The Second Circuit Court of Appeals ruled today in the case Microsoft v. United States, finding that Stored Communications Act "does not authorize courts to issue and enforce against U.S.-based service providers warrants for the seizure of customer e-mail content that is stored exclusively on foreign servers."
The case began in December 2013, when a New York district judge issued a warrant compelling Microsoft to produce emails of an account hosted on a server in Ireland. Microsoft refused the order, arguing that the U.S. government should make its request to Irish authorities under the Mutual Legal Assistance Treaty (MLAT) adopted by the two countries in 2001. The Department of Justice argued that since Microsoft is a U.S.-based company, it did not need to go through the MLAT process.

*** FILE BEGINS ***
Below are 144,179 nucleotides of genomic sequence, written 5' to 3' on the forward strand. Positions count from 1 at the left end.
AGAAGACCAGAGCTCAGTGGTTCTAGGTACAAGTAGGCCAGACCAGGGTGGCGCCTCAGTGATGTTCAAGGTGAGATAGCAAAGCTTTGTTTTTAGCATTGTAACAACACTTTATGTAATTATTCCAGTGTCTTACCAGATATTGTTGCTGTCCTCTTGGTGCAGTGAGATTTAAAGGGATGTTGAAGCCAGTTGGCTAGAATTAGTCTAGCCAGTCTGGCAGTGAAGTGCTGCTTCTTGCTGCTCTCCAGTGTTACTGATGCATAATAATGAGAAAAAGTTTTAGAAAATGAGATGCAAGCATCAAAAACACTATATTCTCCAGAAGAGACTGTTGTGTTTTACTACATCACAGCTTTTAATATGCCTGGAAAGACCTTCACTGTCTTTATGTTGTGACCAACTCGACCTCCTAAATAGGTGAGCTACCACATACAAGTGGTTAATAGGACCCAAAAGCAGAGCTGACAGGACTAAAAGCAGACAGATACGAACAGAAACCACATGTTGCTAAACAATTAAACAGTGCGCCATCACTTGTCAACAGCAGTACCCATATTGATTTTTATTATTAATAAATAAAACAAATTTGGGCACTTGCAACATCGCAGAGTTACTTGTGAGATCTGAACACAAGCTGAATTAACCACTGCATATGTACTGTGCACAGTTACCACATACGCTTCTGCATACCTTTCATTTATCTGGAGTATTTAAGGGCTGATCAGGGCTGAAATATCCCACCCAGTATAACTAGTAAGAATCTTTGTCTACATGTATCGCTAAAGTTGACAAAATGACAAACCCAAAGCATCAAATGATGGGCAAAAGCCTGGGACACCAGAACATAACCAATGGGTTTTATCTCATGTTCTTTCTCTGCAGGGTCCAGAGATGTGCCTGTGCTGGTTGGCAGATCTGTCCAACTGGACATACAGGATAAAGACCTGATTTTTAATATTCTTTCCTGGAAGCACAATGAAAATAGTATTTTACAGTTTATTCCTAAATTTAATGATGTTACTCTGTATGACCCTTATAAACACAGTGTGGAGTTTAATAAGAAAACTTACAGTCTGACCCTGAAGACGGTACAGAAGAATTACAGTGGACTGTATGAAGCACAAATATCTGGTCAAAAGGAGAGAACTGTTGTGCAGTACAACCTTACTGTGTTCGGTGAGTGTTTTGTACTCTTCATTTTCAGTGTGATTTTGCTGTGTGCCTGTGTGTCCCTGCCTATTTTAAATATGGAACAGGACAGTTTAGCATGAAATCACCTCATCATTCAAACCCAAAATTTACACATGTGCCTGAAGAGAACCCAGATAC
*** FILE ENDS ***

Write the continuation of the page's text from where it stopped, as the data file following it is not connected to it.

The Court reversed the District Court's denial of Microsoft's previous motion to quash, vacated its order holding the technology company in civil contempt of court for refusing to produce the data, and remanded the case back to the District Court for the Southern District of New York with instructions to quash the warrant insofar as it demands production of user content stored outside the United States.
You can read the full opinion here.